The happy science of Inge
The happy science of Inge
This is how she puts her ‘pursuits’ in and outside her studio.
Literary sources and philosophical texts are the basis of her collages, wall objects and installations. She processes and edits this rich content. Inge understands the art of capturing sentences in images. She thinks and looks abstractly. Essential phrases become form. She uses light and sober materials, which she sometimes already ‘finds’ to appropriate with a small intervention or a patina. You feel a great freedom in making.
She translates the pleasure of reading (literature) and looking (landscapes) into collages that she then works out larger in painted aluminum. Seemingly carelessly assembled pieces of aluminum sometimes take up an entire wall. There is always a willed nod, an unexpected turn that puts the heaviness into perspective. You can also see this in her smaller work.
There is a playful wisdom, an optimism. Generous is her invitation to the viewer to ‘play along’ in that other aspect, her interactive work. She kindly takes you into her engagement; with a puzzle object, the colorful curling ball game ‘Allez Roulez’ or movable magnetic slats. Here, the spectator becomes a participant. How liberating that is!
Her oeuvre is a fascinating inspiring journey that I love to keep following.
When asked ‘where would you like to live’, Claude Debussy replied, “Anything, as long as it is outside the world”. This ‘outside the world’ and an innate love for the image are the basis of my ‘being busy’.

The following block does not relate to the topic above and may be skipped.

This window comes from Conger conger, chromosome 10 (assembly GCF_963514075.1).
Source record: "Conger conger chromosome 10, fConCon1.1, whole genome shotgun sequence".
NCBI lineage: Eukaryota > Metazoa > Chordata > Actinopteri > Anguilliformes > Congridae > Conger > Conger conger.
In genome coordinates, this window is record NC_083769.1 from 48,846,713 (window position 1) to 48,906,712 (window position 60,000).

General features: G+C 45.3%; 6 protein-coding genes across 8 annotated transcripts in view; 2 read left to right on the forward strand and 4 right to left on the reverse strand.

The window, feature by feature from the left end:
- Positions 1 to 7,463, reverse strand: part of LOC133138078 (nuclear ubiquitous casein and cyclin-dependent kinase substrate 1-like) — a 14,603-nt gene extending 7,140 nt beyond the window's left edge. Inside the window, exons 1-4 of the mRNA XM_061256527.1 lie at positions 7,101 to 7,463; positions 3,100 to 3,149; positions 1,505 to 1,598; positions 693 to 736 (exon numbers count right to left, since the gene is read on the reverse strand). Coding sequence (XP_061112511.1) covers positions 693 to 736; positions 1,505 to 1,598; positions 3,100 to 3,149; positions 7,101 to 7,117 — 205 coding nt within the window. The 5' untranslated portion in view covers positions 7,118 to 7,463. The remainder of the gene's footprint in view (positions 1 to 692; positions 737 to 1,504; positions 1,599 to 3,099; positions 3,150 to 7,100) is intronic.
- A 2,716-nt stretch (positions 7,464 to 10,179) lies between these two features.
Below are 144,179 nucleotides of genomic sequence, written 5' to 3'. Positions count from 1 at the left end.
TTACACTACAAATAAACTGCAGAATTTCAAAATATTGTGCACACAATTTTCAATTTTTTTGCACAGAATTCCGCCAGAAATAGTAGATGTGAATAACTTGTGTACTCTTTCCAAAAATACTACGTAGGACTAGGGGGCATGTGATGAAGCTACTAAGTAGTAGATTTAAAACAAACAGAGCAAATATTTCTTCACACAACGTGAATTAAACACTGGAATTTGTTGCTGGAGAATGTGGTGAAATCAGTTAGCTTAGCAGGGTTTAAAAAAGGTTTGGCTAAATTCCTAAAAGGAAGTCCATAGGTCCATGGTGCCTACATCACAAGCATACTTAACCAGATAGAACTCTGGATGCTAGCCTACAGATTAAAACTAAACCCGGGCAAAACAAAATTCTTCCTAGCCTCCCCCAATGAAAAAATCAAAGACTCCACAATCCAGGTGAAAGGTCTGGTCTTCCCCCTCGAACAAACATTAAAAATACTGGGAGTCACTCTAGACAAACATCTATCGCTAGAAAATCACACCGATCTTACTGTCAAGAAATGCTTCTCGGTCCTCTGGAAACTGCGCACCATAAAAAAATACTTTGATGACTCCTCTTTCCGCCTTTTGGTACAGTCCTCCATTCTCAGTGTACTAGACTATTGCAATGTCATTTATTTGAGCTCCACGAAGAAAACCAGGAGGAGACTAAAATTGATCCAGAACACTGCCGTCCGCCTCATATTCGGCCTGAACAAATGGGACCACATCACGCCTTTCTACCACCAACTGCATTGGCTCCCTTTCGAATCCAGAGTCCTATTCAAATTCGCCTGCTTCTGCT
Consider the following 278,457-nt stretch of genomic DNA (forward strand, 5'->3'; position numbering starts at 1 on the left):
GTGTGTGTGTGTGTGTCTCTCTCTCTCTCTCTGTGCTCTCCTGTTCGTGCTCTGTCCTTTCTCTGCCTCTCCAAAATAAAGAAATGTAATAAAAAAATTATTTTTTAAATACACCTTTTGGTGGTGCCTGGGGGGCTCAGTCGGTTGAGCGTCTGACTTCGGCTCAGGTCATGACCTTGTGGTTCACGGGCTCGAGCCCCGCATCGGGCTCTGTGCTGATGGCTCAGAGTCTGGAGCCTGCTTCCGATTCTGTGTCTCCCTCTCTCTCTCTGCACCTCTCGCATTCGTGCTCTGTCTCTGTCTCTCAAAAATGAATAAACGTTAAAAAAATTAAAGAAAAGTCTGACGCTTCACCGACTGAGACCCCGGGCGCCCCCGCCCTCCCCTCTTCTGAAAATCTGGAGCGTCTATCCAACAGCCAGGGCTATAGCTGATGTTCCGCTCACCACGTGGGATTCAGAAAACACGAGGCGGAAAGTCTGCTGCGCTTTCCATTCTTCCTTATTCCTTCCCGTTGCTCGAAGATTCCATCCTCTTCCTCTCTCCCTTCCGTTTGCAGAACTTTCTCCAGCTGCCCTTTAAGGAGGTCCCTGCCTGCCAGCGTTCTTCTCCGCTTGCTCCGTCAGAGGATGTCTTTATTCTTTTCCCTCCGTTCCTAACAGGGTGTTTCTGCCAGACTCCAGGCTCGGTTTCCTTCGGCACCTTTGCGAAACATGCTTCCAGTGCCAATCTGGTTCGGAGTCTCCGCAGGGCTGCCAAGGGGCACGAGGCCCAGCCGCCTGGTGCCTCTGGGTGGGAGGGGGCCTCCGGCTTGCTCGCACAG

The ‘imagining’ of Michel de Montaigne’s Essays, is to this day, along with other literary Aha-erlebnisms, the basis of my visual language. Wanting to remember, preserve, effect, obtain and share these contents are for me an opportunity to act ‘outside the world’ whether engaged or not.
The poetry, recognition, acknowledgement I find in this philosophical literature, rather interweaves with a second track in my visual work, working by perception. Here, looking, colour, light, atmosphere, space, form affinities, contrasts, are the basis for going on an adventure with paint. The process takes over here, the process, where toil and doubt go hand in hand with success and pleasure. In this process, chance is an important companion. This perception grew from working ‘en plein air’ to working with ‘views’. In the final results, I quite often read ‘a way’, a ‘being’ that suits me and goes along with the form.
Master in Painting – KASK Koninklijke Academie voor Schone Kunsten, Gent
Teacher in Painting – Academy for Visual Arts, Gent (DKO)